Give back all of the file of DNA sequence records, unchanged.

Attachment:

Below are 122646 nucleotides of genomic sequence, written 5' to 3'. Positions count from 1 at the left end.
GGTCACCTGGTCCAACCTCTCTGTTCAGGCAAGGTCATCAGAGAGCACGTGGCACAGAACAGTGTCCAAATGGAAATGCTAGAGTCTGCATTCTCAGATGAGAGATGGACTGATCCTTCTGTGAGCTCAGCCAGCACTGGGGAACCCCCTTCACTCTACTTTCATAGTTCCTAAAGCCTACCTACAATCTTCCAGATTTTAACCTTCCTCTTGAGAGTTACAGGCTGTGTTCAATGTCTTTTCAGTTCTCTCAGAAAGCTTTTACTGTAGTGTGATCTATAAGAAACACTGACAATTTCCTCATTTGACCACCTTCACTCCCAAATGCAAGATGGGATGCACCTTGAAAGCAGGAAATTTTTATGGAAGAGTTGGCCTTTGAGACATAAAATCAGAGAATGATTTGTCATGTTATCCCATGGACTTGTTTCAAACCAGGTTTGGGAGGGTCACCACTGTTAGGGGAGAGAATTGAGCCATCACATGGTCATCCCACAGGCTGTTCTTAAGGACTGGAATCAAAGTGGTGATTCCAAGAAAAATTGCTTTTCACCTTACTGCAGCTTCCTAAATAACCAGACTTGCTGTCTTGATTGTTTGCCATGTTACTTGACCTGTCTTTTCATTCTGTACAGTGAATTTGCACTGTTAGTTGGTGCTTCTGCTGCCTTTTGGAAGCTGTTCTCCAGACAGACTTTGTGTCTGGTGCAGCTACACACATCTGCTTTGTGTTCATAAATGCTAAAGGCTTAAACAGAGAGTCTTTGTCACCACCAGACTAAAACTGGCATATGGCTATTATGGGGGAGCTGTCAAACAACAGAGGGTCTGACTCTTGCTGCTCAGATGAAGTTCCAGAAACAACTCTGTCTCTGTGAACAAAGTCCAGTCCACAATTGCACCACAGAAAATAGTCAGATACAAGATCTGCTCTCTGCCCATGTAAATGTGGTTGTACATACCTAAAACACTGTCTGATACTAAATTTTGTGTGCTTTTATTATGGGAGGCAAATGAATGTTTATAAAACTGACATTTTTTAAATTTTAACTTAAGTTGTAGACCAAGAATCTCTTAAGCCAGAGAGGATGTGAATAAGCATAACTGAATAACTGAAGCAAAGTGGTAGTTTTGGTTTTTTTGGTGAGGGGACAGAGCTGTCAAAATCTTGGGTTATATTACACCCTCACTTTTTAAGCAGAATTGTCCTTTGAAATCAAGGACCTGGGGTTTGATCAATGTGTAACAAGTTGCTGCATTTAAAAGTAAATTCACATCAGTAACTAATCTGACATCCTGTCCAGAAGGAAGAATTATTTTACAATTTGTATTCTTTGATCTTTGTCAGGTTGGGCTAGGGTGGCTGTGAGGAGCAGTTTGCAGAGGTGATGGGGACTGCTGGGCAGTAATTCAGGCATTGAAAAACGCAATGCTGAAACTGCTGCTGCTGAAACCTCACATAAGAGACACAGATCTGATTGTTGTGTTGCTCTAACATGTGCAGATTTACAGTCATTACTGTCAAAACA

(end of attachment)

Below are 122646 nucleotides of genomic sequence, written 5' to 3'. Positions count from 1 at the left end.
GGTCACCTGGTCCAACCTCTCTGTTCAGGCAAGGTCATCAGAGAGCACGTGGCACAGAACAGTGTCCAAATGGAAATGCTAGAGTCTGCATTCTCAGATGAGAGATGGACTGATCCTTCTGTGAGCTCAGCCAGCACTGGGGAACCCCCTTCACTCTACTTTCATAGTTCCTAAAGCCTACCTACAATCTTCCAGATTTTAACCTTCCTCTTGAGAGTTACAGGCTGTGTTCAATGTCTTTTCAGTTCTCTCAGAAAGCTTTTACTGTAGTGTGATCTATAAGAAACACTGACAATTTCCTCATTTGACCACCTTCACTCCCAAATGCAAGATGGGATGCACCTTGAAAGCAGGAAATTTTTATGGAAGAGTTGGCCTTTGAGACATAAAATCAGAGAATGATTTGTCATGTTATCCCATGGACTTGTTTCAAACCAGGTTTGGGAGGGTCACCACTGTTAGGGGAGAGAATTGAGCCATCACATGGTCATCCCACAGGCTGTTCTTAAGGACTGGAATCAAAGTGGTGATTCCAAGAAAAATTGCTTTTCACCTTACTGCAGCTTCCTAAATAACCAGACTTGCTGTCTTGATTGTTTGCCATGTTACTTGACCTGTCTTTTCATTCTGTACAGTGAATTTGCACTGTTAGTTGGTGCTTCTGCTGCCTTTTGGAAGCTGTTCTCCAGACAGACTTTGTGTCTGGTGCAGCTACACACATCTGCTTTGTGTTCATAAATGCTAAAGGCTTAAACAGAGAGTCTTTGTCACCACCAGACTAAAACTGGCATATGGCTATTATGGGGGAGCTGTCAAACAACAGAGGGTCTGACTCTTGCTGCTCAGATGAAGTTCCAGAAACAACTCTGTCTCTGTGAACAAAGTCCAGTCCACAATTGCACCACAGAAAATAGTCAGATACAAGATCTGCTCTCTGCCCATGTAAATGTGGTTGTACATACCTAAAACACTGTCTGATACTAAATTTTGTGTGCTTTTATTATGGGAGGCAAATGAATGTTTATAAAACTGACATTTTTTAAATTTTAACTTAAGTTGTAGACCAAGAATCTCTTAAGCCAGAGAGGATGTGAATAAGCATAACTGAATAACTGAAGCAAAGTGGTAGTTTTGGTTTTTTTGGTGAGGGGACAGAGCTGTCAAAATCTTGGGTTATATTACACCCTCACTTTTTAAGCAGAATTGTCCTTTGAAATCAAGGACCTGGGGTTTGATCAATGTGTAACAAGTTGCTGCATTTAAAAGTAAATTCACATCAGTAACTAATCTGACATCCTGTCCAGAAGGAAGAATTATTTTACAATTTGTATTCTTTGATCTTTGTCAGGTTGGGCTAGGGTGGCTGTGAGGAGCAGTTTGCAGAGGTGATGGGGACTGCTGGGCAGTAATTCAGGCATTGAAAAACGCAATGCTGAAACTGCTGCTGCTGAAACCTCACATAAGAGACACAGATCTGATTGTTGTGTTGCTCTAACATGTGCAGATTTACAGTCATTACTGTCAAAACA